A defective or improperly-handled battery can overheat, causing the cells to break open and result in a chain reaction of other cells rupturing. This is called thermal runaway, and it’s the cause of most battery explosions and, less dramatically, battery swelling. The defect can be a simple short circuit, or a design defect that improperly insulates individual cells from the heat of neighbors. That’s what causes cell phones and laptops to catch fire on rare occasions.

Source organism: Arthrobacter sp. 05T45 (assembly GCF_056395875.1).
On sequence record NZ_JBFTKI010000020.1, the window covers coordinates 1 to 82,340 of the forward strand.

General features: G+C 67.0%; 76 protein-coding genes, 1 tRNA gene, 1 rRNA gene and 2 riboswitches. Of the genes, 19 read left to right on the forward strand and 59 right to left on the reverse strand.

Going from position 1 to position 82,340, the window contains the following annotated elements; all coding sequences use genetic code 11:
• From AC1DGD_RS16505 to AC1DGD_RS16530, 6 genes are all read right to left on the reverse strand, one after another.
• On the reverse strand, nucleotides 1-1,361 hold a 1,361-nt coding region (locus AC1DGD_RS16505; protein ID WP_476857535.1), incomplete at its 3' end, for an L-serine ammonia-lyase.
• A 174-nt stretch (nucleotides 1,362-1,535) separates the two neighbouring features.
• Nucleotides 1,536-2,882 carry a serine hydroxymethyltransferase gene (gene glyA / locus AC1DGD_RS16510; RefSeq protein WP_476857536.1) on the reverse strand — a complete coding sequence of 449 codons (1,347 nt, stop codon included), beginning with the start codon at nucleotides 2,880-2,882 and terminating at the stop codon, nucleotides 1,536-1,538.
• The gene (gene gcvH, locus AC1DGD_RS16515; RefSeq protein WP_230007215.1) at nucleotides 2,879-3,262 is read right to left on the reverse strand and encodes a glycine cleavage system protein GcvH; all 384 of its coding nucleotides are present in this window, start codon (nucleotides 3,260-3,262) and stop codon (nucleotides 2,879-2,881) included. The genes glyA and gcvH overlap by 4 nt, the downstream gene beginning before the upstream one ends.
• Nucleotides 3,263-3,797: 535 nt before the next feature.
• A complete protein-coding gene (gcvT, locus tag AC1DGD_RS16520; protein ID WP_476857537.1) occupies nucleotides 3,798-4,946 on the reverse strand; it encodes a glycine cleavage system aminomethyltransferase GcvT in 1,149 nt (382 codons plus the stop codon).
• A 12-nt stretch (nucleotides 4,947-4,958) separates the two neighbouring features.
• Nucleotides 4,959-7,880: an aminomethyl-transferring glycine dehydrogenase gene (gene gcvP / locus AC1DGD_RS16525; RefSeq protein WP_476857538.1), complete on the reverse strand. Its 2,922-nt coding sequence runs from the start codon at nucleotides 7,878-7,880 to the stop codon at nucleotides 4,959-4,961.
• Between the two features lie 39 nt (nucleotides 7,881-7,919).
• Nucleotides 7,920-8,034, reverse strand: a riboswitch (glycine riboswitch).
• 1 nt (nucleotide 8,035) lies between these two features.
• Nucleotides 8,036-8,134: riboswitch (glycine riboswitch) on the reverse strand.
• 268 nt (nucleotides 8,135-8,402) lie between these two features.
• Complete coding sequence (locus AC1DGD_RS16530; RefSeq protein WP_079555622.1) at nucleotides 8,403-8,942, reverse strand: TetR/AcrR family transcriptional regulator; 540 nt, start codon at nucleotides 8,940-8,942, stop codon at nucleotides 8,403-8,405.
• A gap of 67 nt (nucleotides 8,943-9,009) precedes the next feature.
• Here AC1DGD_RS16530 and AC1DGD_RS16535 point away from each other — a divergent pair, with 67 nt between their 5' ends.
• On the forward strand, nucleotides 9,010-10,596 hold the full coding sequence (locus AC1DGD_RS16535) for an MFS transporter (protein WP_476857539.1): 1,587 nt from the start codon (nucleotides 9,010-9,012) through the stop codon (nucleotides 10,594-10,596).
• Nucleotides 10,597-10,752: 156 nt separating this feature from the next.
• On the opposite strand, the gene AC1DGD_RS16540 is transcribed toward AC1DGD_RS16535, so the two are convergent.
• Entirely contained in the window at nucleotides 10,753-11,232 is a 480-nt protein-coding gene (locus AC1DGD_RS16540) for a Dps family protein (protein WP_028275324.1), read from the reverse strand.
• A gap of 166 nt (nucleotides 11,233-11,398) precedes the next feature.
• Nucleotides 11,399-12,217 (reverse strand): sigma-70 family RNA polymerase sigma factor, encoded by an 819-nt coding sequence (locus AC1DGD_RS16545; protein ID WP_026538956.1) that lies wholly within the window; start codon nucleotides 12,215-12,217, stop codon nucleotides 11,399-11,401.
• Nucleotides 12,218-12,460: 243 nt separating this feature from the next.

Any Li-ion battery has the potential to go up in flames, and that’s a product of its chemistry. Lithium is used in batteries as an anode because it has extremely high electrochemical potential. That is, lithium-ion moving to the electrode produces a lot of energy. Lithium’s low atomic weight is also useful in reducing the mass of batteries.
Battery explosions aren’t as common but they do happen, however most of the time is caused by the end user. There’s a lot of “tips” on social media where daring people attempt to recharge their device by putting it in a microwave for a second. Hundreds if not thousands of people have tried this out of curiosity, to me that doesn’t sound like a very good idea but people do it anyway.